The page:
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Seattle's most loved and loathed coffee company weighed in on Seattle's controversial head tax this week and—surprise—they are against it.

“We share the same concerns of every other major employer and small employer in Seattle and are opposed to the tax, but are more concerned that we’re missing the opportunity to reform and to focus on a compassionate need of hundreds of children sleeping in cars in Seattle,” S Bucks executive John Kelly told the Seattle Times yesterday just before he headed in to talk to the Mayor about the tax.

Starbucks joins Amazon, Zillow, Dick's, and other businesses in its opposition to the tax, which would charge the city's biggest businesses a $500 levy per employee per year. Starbucks has at least 10,000 employees in Washington state.

Big business hates this tax, which would raise $75 million in affordable housing and other homelessness services. Amazon actually stopped construction on a tower in downtown Seattle to protest it (although, as Mudede said the other day while cackling over his laptop, this could be as much a message to the next city Amazon plans to colonize as it is to Seattle). But not all business owners are opposed: Dan Price, the CEO of Gravity Payments (who got famous a few years ago as the Jesus-looking fellar who raised the minimum salary for his own employees to $70,000) wrote in The Stranger, "As an entrepreneur who has dedicated his career to helping small businesses save money, I know that even small expenses can be burdensome, but I believe the task force’s proposal addresses these concerns in the most reasonable way possible. I also believe that the long-term benefits of supporting such a bill far outweigh any costs. When people don’t have to worry about where they’re going to sleep tonight, they are free to focus on other things, like finding a job. And when more people are able to join the local labor force, the economy as a whole will benefit. I also believe that taking care of our neediest residents will make the city more prosperous for both its businesses and citizens."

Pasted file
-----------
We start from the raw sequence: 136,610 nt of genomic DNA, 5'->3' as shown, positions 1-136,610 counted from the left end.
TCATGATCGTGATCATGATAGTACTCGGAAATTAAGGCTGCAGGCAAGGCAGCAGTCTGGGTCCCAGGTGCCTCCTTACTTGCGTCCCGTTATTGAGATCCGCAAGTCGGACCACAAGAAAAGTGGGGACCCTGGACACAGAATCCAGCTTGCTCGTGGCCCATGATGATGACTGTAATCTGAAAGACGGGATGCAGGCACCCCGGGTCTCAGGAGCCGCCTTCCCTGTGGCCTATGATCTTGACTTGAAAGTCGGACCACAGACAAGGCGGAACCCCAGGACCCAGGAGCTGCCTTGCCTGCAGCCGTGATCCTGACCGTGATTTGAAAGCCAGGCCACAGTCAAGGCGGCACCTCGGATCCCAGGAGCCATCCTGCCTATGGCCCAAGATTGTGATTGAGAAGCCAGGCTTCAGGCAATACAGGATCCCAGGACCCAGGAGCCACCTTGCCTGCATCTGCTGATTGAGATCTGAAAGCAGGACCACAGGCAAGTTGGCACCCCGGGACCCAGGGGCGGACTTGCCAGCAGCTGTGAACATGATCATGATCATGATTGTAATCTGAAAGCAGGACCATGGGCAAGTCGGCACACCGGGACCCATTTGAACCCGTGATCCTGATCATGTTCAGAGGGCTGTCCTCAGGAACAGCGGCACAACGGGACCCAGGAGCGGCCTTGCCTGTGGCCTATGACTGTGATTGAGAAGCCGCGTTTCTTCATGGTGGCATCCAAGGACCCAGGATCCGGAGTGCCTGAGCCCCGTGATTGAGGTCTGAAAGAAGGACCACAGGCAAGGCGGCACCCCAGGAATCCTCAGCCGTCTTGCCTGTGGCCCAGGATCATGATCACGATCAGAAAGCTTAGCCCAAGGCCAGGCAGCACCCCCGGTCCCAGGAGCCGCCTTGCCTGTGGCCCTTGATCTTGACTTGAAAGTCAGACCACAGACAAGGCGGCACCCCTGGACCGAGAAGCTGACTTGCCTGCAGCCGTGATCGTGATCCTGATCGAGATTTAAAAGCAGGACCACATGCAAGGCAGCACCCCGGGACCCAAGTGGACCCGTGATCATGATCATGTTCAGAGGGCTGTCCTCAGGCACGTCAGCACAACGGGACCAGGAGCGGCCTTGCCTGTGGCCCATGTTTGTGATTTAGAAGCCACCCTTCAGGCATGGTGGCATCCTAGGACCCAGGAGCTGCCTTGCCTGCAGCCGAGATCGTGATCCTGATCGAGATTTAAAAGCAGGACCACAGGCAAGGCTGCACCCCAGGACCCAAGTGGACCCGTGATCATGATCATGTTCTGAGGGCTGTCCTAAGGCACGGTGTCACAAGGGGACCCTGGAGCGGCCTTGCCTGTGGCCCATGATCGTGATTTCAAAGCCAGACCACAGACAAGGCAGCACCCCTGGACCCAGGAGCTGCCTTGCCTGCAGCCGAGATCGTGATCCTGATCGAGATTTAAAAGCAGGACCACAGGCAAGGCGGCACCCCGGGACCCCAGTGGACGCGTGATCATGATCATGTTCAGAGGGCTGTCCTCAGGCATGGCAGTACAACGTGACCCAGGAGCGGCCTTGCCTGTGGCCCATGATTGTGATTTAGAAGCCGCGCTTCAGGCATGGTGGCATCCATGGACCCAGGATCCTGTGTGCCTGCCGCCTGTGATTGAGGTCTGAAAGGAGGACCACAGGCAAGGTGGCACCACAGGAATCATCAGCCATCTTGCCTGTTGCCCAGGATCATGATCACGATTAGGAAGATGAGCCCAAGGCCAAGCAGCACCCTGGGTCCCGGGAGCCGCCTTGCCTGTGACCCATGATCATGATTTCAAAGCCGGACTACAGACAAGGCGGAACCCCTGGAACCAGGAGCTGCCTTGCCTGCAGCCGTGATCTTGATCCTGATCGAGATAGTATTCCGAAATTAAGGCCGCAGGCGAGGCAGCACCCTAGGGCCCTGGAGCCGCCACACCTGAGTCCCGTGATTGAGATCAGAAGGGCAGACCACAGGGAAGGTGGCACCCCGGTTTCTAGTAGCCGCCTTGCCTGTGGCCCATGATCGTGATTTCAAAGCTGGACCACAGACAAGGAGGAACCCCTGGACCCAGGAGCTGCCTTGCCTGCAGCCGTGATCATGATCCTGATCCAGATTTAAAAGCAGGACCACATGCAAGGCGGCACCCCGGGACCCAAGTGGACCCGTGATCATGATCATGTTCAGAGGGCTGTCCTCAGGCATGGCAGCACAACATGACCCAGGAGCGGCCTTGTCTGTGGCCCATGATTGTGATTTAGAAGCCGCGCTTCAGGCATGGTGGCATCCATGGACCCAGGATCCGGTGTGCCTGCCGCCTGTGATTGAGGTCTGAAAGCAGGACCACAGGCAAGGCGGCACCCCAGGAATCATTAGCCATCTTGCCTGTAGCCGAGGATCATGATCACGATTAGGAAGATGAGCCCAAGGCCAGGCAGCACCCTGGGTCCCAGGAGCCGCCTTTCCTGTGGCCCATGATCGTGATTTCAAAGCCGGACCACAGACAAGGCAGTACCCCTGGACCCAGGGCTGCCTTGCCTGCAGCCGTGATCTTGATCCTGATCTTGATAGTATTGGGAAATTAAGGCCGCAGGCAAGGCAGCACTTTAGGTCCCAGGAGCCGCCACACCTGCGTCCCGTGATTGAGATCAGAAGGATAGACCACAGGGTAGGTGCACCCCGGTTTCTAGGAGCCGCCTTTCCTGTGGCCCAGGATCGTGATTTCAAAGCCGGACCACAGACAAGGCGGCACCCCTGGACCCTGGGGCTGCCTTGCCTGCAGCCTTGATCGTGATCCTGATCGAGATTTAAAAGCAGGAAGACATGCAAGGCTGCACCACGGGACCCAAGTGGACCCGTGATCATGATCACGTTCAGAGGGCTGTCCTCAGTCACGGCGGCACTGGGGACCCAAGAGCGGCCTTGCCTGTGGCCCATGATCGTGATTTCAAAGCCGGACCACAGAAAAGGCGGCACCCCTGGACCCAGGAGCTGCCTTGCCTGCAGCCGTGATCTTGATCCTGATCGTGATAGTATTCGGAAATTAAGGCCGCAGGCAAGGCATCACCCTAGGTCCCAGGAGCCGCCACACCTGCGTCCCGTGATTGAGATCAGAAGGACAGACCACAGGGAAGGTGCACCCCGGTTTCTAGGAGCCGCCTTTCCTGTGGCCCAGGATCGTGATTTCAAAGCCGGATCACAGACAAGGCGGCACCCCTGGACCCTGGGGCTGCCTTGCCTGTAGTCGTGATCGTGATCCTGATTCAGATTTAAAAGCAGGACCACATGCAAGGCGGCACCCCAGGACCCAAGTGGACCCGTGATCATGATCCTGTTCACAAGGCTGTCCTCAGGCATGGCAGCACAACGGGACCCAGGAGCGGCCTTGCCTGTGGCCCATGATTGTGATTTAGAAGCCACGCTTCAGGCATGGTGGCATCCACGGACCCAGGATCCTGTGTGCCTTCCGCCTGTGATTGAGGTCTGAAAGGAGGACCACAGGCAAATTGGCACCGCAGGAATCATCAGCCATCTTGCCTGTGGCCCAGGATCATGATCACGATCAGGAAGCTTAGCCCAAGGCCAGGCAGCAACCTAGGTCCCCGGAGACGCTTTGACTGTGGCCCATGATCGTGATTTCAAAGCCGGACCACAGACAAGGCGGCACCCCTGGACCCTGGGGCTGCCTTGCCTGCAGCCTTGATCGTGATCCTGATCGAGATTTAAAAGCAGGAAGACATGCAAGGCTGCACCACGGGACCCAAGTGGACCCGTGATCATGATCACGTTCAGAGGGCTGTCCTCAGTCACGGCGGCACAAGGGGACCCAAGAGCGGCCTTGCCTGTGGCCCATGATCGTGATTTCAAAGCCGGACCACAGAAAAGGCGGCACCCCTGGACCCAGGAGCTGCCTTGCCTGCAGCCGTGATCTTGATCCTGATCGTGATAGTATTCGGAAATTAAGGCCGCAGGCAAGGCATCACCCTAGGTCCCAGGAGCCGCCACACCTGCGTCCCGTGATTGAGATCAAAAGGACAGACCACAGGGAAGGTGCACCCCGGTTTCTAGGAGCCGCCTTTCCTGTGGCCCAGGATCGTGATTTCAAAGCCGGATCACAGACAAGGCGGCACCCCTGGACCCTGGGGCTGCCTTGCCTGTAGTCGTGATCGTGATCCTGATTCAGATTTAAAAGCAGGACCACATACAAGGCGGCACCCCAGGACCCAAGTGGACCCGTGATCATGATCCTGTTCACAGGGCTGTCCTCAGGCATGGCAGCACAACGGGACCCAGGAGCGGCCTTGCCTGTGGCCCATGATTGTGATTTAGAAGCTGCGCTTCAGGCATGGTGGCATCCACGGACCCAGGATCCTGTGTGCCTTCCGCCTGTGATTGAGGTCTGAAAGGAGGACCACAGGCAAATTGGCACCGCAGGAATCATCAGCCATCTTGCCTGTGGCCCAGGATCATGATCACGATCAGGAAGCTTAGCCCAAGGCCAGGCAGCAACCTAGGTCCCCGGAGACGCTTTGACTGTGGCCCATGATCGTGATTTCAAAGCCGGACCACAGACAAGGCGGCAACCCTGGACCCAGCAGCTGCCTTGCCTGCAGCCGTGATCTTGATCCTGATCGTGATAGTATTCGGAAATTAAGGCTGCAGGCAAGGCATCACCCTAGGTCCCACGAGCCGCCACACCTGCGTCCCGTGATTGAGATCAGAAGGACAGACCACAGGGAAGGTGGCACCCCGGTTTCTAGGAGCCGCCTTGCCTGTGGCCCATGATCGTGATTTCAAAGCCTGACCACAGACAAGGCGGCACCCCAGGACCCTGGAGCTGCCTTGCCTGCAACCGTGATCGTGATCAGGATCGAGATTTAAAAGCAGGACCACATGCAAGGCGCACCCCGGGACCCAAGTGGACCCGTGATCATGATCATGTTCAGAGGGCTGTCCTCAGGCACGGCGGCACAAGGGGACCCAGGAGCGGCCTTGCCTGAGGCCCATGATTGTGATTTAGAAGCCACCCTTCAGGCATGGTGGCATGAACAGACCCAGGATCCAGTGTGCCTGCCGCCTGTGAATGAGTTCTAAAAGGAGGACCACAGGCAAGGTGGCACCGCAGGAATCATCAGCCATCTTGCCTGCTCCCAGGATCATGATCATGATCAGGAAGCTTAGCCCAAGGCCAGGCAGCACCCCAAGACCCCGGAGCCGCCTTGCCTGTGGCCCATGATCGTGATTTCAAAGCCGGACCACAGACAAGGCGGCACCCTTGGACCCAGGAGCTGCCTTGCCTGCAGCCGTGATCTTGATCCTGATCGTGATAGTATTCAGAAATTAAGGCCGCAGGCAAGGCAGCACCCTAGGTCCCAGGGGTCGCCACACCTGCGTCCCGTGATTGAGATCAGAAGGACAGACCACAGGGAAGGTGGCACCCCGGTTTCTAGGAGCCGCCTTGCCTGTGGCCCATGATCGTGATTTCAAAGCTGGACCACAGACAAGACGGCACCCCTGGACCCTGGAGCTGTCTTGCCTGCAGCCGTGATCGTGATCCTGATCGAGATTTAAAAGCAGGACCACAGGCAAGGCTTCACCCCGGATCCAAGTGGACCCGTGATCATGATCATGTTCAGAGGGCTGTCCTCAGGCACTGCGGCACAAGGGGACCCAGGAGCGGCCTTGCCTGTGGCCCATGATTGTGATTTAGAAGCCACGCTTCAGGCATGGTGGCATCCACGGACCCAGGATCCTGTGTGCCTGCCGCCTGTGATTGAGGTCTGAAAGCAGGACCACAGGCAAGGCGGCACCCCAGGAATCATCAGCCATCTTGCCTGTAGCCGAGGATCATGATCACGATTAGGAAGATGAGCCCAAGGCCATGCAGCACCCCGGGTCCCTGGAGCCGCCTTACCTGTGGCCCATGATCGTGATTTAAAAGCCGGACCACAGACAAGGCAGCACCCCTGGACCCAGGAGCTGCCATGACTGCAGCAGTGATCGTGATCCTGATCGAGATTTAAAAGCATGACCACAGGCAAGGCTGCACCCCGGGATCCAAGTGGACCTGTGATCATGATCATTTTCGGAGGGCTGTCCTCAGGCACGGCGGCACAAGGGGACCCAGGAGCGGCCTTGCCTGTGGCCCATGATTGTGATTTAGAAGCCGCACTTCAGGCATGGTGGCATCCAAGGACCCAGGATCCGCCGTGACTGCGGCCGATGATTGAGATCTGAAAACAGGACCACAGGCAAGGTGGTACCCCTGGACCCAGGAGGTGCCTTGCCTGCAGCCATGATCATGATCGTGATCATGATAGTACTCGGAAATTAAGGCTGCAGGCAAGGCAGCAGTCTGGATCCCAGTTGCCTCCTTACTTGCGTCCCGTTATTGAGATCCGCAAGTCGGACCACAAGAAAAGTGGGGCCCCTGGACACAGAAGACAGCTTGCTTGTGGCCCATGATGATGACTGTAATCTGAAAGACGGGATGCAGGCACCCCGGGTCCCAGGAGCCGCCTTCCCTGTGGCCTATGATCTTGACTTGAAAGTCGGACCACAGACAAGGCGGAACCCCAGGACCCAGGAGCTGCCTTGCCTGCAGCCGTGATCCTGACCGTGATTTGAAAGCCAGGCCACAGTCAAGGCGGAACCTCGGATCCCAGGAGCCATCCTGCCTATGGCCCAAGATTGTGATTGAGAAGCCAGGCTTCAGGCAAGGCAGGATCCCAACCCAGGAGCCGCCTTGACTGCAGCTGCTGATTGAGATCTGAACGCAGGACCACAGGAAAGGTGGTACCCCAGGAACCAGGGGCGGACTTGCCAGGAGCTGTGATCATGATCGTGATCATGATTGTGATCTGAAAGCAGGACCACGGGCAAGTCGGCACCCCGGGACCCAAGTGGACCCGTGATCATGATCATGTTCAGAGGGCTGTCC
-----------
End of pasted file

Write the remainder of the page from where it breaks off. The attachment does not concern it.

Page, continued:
Venture Capitalist Nick Haneaur seems in favor too, if this tweet is any indication:

These are the kind of rich guys we need more of: Ones who look beyond their own bank accounts (and beyond their shareholders). As I've noted before, there are some legitimate reasons to oppose the tax. If you are a business with high revenue, high overhead, and low profit (say: restaurant groups, grocery stores), this could certainly hurt your bottom line, and if I were dictator of this town, I'd tax only businesses that make hundreds of millions a year. And if those businesses want to pack up all their tens of thousands of employees and move them out of state, fine. Those of us left will have the run of the place. There will be a sea of empty condos to squat in, traffic will disappear, and you'll always find a seat on the bus. Sounds great!

Of course, this would never happen. Amazon might stop building new towers and adding new employees (and I'm hard-pressed to see how slower growth in Seattle is a bad thing), but they aren't going to relocate their entire workforce. Jeff Bezos's fortune can buy him almost anything. But it can't buy him that.